Horse-chestnut-Aesculus hippocastanum L.-Poisonous plant


General poisoning notes:

Horse-chestnut (Aesculus hippocastanum) is and introduced tree that is found in the southern parts of Ontario and Quebec. It has poisoned cattle, horses, and pigs, causing sickness and death (Reynard and Norton 1942, Muenscher 1975). Human poisoning has also occurred.


Scientific Name: Aesculus hippocastanum L.
Vernacular name(s): horse-chestnut
Scientific family name: Hippocastanaceae
Vernacular family name: horse-chestnut

Geographic Information

Plant or plant parts used in or around the home.

Notes on Poisonous plant parts:

Horse-chestnut fruits, leaves, and flowers contain the chemical aesculin. Young leaves and flowers are especially toxic to cattle (Reynard and Norton 1942). Children occasionally ingest the fruit but few authenticated cases of poisoning are found in the literature, although death has been reported (Lampe and McCann 1985).

Toxic parts:

Flowers, leaves, mature fruit

Notes on Toxic plant chemicals:

Aesculin is a saponin (7-hydroxycoumarin 6-glucoside) that yields aesculetin (6,7-dihydroxycoumarin) upon hydrolysis. Aesculin is related to hydrocoumarin found in spoiled sweet-clover hay (Cooper and Johnson 1984). LD-50 measurements from nut extracts were as follows (Williams and Olsen 1984):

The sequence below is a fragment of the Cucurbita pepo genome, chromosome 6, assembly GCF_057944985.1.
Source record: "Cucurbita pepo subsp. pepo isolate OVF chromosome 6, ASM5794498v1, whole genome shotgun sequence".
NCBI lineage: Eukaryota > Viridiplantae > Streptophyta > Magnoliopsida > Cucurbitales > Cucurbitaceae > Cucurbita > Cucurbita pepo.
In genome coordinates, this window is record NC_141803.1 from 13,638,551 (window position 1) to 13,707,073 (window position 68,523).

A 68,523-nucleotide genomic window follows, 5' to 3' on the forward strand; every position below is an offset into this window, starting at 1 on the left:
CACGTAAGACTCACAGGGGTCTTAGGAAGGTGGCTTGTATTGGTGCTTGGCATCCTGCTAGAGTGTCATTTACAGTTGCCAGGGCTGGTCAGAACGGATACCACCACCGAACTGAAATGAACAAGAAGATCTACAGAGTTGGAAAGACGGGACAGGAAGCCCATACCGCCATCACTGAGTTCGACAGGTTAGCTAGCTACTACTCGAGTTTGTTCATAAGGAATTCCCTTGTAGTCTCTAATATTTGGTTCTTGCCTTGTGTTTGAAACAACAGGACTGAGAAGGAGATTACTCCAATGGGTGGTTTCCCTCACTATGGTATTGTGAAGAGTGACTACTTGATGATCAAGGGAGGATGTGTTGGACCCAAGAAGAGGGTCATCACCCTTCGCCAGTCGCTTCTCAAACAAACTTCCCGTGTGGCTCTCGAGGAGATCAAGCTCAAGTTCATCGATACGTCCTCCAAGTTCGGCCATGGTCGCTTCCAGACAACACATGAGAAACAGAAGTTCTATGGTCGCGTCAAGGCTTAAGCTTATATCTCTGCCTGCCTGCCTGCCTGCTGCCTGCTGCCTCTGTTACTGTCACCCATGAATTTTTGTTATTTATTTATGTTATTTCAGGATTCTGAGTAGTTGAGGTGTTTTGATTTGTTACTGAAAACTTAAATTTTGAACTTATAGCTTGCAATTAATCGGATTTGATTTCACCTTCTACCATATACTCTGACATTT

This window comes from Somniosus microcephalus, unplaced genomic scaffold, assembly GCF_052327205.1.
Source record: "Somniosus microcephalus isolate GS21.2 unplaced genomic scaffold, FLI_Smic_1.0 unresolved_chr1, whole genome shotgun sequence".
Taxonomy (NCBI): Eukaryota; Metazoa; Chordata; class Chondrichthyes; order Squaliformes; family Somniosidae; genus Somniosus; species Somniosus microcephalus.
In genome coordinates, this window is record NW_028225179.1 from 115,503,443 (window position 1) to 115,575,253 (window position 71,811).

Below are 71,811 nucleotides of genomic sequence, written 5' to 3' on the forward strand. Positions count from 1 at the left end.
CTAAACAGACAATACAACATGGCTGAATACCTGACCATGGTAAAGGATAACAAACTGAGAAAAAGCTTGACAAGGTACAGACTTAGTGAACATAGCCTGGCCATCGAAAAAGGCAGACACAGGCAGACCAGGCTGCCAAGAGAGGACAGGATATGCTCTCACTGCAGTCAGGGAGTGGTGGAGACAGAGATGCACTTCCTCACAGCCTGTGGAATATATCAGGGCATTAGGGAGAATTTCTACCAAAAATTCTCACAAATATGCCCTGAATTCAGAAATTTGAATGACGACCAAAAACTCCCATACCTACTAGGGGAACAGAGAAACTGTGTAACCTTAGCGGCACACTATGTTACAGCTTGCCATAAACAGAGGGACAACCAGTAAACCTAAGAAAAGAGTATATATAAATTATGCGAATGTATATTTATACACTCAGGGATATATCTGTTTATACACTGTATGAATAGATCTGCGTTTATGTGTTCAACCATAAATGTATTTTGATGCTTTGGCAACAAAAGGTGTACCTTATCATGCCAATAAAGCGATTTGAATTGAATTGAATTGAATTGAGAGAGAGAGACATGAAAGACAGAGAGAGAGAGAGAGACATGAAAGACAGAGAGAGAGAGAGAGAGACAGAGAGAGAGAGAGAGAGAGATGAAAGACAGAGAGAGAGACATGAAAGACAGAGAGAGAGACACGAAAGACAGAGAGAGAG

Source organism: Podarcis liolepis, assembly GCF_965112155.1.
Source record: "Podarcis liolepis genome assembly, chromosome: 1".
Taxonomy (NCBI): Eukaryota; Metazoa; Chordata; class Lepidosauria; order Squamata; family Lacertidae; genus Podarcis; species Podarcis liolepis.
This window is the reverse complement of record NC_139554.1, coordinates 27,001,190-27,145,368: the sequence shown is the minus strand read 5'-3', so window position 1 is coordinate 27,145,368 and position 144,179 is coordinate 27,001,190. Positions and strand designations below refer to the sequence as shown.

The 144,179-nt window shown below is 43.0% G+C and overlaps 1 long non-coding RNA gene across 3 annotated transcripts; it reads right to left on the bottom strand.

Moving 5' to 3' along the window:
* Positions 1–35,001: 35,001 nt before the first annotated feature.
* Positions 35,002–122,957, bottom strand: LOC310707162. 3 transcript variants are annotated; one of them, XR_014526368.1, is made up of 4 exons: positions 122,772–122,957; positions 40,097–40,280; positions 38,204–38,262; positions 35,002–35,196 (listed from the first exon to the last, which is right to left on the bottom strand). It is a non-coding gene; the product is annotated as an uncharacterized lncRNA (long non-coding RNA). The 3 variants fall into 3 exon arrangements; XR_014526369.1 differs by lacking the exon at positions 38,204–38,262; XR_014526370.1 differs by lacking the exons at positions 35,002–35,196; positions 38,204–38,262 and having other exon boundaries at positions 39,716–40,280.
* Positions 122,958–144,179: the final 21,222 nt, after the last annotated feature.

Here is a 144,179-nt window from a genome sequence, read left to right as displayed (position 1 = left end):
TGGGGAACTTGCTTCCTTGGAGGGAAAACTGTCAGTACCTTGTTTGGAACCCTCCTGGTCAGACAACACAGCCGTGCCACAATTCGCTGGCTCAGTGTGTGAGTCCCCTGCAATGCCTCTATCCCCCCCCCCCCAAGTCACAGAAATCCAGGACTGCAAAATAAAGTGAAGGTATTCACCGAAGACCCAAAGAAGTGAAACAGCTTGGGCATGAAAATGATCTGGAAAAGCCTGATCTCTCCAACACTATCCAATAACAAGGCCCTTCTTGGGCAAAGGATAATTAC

10.6 mg/g of body weight for chicks

10.7 mg/g of body weight for hamsters.

Toxic plant chemicals:


Animals/Human Poisoning:

Note: When an animal is listed without additional information, the literature (as of 1993) contained no detailed explanation.



General symptoms of poisoning:

Death, depression, diarrhea, gastroenteritis, muscle twitching, paralysis, pupil dilation, restlessness, unconsciousness, vomiting, weakness.

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